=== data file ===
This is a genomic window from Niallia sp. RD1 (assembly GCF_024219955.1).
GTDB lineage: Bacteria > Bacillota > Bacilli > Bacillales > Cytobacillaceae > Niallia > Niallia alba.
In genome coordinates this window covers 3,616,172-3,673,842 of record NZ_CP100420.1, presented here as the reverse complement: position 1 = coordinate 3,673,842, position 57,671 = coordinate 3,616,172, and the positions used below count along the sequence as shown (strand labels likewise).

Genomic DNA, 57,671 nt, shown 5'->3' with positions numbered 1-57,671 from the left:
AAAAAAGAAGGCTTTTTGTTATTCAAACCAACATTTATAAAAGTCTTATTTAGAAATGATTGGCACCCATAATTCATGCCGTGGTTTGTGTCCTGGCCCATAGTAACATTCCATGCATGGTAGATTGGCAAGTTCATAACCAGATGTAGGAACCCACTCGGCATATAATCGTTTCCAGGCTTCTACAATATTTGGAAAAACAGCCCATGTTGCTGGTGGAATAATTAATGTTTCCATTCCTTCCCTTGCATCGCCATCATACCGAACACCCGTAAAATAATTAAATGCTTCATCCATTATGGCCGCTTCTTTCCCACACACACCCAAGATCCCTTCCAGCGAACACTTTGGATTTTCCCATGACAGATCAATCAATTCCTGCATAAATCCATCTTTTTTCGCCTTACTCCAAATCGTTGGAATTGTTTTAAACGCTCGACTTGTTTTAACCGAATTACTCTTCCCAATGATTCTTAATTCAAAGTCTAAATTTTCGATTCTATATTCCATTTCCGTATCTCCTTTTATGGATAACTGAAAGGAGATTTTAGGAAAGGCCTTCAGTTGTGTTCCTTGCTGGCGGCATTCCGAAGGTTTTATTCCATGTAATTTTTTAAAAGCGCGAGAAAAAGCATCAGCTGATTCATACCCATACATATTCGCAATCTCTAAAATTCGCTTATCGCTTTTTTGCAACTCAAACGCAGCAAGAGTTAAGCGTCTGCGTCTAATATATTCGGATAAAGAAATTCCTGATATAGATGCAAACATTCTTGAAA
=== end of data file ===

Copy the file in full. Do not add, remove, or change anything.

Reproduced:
This is a genomic window from Niallia sp. RD1 (assembly GCF_024219955.1).
GTDB lineage: Bacteria > Bacillota > Bacilli > Bacillales > Cytobacillaceae > Niallia > Niallia alba.
In genome coordinates this window covers 3,616,172-3,673,842 of record NZ_CP100420.1, presented here as the reverse complement: position 1 = coordinate 3,673,842, position 57,671 = coordinate 3,616,172, and the positions used below count along the sequence as shown (strand labels likewise).

Genomic DNA, 57,671 nt, shown 5'->3' with positions numbered 1-57,671 from the left:
AAAAAAGAAGGCTTTTTGTTATTCAAACCAACATTTATAAAAGTCTTATTTAGAAATGATTGGCACCCATAATTCATGCCGTGGTTTGTGTCCTGGCCCATAGTAACATTCCATGCATGGTAGATTGGCAAGTTCATAACCAGATGTAGGAACCCACTCGGCATATAATCGTTTCCAGGCTTCTACAATATTTGGAAAAACAGCCCATGTTGCTGGTGGAATAATTAATGTTTCCATTCCTTCCCTTGCATCGCCATCATACCGAACACCCGTAAAATAATTAAATGCTTCATCCATTATGGCCGCTTCTTTCCCACACACACCCAAGATCCCTTCCAGCGAACACTTTGGATTTTCCCATGACAGATCAATCAATTCCTGCATAAATCCATCTTTTTTCGCCTTACTCCAAATCGTTGGAATTGTTTTAAACGCTCGACTTGTTTTAACCGAATTACTCTTCCCAATGATTCTTAATTCAAAGTCTAAATTTTCGATTCTATATTCCATTTCCGTATCTCCTTTTATGGATAACTGAAAGGAGATTTTAGGAAAGGCCTTCAGTTGTGTTCCTTGCTGGCGGCATTCCGAAGGTTTTATTCCATGTAATTTTTTAAAAGCGCGAGAAAAAGCATCAGCTGATTCATACCCATACATATTCGCAATCTCTAAAATTCGCTTATCGCTTTTTTGCAACTCAAACGCAGCAAGAGTTAAGCGTCTGCGTCTAATATATTCGGATAAAGAAATTCCTGATATAGATGCAAACATTCTTGAAA